Presentation on theme: "Evolution of Populations"— Presentation transcript:
1 Evolution of Populations Chapter 23.Evolution of Populations
2 Bent Grass on toxic mine site Populations evolveNatural selection acts on individualsdifferential survival“survival of the fittest”differential reproductive successwho bears more offspringPopulations evolvegenetic makeup of population changes over timefavorable traits (greater fitness) become more commonBent Grass growing on mine tailings; only individuals tolerant of toxic heavy metals will grow from the seeds blown in from nearby fieldBent Grass on toxic mine site
4 Not every mutation has a visible effect. Mutation & VariationMutation creates variationnew mutations are constantly appearingMutation changes DNA sequencechanges amino acid sequence?changes protein?change structure?change function?changes in protein may change phenotype & therefore change fitnessEvery individual has hundreds of mutations1 in 100,000 bases copied3 billion bases in human genomeBut most happen in introns, spacers, junk of various kindNot every mutation has a visible effect.Some effects on subtle.May just affect rate of expression of a gene.
5 Sex & Variation Sex spreads variation one ancestor can have many descendantssex causes recombinationoffspring have new combinations of traits = new phenotypesSexual reproduction recombines alleles into new arrangements in every offspring
6 Variation impacts natural selection Natural selection requires a source of variation within the populationthere have to be differencessome individuals must be more fit than others
7 Changes in populations Evolution of populations is really measuring changes in allele frequencyall the genes & alleles in a population = gene poolFactors that alter allele frequencies in a populationnatural selectiongenetic driftfounder effectbottleneck effectgene flow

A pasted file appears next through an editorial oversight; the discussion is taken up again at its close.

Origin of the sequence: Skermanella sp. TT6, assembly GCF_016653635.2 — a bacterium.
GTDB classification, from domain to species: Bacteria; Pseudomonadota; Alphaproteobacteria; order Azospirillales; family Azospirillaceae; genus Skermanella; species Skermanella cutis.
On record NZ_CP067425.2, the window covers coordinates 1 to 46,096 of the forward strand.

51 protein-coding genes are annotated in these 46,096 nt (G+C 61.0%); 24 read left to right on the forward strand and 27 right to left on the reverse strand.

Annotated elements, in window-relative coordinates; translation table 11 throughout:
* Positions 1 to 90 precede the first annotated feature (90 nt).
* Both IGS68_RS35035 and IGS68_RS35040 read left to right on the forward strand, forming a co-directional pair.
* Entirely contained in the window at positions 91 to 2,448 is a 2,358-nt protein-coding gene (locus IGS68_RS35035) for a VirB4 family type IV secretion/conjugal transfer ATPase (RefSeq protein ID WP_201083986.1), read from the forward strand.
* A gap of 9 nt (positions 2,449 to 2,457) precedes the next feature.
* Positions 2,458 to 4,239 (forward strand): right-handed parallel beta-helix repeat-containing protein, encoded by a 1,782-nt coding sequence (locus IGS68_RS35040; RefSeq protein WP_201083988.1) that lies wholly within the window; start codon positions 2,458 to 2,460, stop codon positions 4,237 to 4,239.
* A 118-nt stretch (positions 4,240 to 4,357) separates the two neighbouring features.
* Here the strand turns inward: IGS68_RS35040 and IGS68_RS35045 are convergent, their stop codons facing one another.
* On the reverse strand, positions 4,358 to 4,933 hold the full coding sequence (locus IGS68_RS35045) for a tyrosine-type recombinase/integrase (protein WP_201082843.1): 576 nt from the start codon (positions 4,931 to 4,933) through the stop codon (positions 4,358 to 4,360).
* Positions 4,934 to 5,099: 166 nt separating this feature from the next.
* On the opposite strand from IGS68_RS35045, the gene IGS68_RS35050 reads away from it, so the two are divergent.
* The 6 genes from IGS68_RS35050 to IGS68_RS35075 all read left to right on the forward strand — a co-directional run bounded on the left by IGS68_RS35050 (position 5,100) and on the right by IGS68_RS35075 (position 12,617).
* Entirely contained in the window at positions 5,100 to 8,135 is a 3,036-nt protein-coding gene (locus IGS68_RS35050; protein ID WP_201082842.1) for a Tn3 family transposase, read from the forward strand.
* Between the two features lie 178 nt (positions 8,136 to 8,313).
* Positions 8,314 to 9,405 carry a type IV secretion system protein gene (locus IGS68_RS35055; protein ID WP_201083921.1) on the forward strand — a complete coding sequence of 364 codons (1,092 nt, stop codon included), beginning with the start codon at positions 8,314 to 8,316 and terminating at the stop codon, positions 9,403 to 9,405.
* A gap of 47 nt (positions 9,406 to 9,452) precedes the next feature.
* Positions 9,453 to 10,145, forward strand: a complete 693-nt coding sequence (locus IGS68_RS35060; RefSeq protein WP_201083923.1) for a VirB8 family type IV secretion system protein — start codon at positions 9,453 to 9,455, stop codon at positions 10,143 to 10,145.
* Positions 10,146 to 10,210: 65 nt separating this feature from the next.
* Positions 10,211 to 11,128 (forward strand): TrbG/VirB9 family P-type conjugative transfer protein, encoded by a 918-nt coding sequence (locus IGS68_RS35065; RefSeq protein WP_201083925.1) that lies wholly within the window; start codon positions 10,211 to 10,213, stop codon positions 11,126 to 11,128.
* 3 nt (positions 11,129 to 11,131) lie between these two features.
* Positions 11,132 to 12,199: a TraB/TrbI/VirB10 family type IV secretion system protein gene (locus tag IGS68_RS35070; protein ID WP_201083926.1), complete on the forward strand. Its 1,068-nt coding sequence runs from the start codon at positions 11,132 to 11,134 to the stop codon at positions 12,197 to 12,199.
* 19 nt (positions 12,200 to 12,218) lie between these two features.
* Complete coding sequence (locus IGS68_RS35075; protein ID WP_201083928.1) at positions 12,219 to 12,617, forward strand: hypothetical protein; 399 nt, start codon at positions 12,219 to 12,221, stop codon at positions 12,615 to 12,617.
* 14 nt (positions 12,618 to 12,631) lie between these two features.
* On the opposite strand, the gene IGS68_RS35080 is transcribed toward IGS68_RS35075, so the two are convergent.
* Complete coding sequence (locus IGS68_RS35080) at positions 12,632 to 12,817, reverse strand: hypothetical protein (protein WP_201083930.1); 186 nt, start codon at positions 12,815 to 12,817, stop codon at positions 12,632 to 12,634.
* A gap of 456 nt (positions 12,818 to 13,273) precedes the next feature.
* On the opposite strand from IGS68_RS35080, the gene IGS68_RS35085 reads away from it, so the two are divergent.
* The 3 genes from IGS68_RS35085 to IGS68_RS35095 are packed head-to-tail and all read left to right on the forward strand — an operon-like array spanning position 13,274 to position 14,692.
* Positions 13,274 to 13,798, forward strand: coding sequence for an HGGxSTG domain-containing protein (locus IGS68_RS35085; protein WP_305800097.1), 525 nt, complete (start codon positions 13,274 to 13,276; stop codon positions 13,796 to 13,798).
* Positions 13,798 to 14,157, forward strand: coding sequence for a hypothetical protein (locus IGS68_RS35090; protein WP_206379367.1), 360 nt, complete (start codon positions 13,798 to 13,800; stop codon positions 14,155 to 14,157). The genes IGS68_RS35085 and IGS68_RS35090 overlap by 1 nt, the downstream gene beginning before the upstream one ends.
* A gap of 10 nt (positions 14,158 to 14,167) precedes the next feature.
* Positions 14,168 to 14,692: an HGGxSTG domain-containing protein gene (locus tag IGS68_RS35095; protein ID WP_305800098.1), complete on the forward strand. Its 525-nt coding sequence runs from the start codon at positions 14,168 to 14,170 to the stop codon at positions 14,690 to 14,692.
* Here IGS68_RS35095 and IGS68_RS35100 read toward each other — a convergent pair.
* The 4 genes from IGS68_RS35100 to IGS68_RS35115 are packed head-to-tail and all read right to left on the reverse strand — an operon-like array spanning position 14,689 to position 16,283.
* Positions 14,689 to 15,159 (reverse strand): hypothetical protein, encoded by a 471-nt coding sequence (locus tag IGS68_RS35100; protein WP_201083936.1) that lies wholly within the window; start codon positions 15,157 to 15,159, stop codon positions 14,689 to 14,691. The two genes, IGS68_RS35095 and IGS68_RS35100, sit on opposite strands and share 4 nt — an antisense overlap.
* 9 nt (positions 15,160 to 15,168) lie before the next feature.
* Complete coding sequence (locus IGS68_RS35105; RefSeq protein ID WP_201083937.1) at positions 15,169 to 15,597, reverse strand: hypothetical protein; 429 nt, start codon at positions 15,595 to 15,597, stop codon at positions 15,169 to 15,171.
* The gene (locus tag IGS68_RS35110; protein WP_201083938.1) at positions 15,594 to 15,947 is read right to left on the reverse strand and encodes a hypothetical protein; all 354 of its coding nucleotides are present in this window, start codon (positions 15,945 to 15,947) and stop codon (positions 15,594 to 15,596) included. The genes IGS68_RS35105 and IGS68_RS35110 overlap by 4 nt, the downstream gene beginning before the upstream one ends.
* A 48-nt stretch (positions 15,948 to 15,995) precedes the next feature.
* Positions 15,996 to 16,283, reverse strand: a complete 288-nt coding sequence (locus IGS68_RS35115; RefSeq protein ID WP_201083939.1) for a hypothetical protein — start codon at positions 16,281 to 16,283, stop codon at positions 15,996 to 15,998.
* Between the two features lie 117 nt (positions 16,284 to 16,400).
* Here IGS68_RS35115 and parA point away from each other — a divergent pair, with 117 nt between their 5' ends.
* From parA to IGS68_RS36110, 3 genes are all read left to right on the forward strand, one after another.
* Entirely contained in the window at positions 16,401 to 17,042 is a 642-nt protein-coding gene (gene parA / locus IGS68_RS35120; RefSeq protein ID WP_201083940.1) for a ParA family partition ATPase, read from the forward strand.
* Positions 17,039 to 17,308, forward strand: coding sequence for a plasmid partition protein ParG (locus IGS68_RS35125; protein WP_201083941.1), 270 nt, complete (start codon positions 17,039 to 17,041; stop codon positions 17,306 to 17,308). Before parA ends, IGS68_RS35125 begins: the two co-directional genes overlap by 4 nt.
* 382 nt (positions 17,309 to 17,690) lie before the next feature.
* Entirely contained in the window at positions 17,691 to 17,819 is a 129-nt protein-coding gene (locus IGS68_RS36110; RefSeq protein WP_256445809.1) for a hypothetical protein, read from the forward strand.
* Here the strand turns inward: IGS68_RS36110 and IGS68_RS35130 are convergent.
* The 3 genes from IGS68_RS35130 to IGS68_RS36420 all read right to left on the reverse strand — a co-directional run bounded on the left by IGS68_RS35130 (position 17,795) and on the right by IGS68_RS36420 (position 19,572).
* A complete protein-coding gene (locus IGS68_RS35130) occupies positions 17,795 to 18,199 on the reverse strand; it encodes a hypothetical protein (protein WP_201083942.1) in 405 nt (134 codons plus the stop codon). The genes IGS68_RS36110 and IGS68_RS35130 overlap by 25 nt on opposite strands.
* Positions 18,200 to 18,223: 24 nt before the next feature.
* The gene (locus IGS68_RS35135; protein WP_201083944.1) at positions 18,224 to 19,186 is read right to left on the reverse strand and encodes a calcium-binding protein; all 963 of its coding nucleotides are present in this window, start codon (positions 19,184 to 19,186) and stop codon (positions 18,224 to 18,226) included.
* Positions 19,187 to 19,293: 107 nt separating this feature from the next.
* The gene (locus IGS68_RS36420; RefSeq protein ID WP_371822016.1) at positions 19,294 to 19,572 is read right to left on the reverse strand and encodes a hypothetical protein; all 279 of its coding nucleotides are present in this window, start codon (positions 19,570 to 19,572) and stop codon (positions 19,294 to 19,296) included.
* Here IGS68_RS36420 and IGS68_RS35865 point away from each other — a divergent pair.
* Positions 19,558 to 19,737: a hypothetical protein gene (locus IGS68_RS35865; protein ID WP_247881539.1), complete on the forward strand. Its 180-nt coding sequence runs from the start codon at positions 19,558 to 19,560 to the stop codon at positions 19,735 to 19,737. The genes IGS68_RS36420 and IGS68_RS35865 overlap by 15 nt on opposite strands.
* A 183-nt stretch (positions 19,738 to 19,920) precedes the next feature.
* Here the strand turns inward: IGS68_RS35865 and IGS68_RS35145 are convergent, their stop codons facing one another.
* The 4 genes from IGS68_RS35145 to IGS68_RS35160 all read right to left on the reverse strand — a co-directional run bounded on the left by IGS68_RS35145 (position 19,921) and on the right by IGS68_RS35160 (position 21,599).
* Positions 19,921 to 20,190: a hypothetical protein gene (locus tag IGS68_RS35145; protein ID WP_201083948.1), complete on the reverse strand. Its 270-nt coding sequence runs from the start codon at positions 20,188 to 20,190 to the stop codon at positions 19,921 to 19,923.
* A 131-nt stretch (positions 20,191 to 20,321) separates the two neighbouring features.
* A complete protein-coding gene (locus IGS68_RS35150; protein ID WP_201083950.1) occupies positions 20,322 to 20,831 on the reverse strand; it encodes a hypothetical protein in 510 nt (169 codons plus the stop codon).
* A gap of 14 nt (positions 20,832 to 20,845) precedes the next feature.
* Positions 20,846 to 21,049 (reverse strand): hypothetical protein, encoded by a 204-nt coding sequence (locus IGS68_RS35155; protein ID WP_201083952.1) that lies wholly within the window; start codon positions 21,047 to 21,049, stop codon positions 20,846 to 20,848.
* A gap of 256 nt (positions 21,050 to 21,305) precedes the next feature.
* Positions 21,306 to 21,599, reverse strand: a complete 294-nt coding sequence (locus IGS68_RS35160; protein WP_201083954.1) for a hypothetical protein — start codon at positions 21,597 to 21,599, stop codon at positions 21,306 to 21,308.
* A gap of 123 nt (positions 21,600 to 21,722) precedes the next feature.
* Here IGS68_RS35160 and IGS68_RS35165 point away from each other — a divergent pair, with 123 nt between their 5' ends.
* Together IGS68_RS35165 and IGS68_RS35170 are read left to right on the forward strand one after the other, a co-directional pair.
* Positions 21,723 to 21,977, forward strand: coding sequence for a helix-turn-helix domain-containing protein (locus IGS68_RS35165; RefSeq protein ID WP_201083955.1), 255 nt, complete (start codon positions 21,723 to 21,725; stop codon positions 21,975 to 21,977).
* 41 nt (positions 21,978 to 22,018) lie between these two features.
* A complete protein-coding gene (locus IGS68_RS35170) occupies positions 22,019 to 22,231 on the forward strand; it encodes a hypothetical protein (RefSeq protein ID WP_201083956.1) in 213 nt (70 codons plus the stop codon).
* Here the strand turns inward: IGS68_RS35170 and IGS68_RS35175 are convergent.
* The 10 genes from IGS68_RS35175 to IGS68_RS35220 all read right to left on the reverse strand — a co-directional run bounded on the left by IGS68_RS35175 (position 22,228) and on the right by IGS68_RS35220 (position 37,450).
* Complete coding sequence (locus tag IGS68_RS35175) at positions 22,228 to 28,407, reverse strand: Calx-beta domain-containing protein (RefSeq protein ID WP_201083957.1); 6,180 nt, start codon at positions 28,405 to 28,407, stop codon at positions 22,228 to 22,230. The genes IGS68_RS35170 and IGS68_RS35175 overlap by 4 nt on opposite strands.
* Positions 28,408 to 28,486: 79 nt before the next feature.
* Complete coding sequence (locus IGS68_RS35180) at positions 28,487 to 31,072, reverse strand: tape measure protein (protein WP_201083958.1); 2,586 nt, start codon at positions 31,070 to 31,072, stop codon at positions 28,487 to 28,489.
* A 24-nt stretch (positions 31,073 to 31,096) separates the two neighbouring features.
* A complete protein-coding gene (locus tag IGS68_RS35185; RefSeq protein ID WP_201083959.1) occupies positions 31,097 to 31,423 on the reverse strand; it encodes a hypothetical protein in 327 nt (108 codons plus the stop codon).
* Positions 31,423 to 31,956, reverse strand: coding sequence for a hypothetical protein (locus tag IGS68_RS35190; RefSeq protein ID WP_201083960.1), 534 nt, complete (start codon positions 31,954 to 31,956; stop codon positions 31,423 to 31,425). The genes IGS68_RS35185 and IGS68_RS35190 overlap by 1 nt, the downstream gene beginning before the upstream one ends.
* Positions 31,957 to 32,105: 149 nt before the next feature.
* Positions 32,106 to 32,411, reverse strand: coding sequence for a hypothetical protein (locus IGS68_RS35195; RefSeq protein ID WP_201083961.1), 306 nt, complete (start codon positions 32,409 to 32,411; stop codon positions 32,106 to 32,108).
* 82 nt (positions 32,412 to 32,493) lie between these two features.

8 Natural selectionNatural selection adapts a population to its environmenta changing environmentclimate changefood source availabilitynew predators or diseasescombinations of alleles that provide “fitness” increase in the population
9 Genetic drift Effect of chance events founder effect bottleneck small group splinters off & starts a new colonybottlenecksome factor (disaster) reduces population to small number & then population recovers & expands again1 family has a lot of children & grandchildren therefore has a greater impact on the genes in the population than other familiesGenghis Khan tracked through Y chromosome.
10 Founder effectWhen a new population is started by only a few individualssome rare alleles may be at high frequency; others may be missingskew the gene pool of new populationhuman populations that started from small group of colonistsexample: white people colonizing New WorldSmall founder group, less genetic diversity than AfricansAll white people around the world are descended from a small group of ancestors100,000 years ago(Chinese are white people!)
11 Distribution of blood types Distribution of the O type blood allele in native populations of the world reflects original settlementSouth & Central American Indians were nearly 100% type O for the ABO blood system. Since nothing in nature seems to strongly select for or against this trait, it is likely that most of these people are descendants of a small band of closely related "founders" who also shared this blood type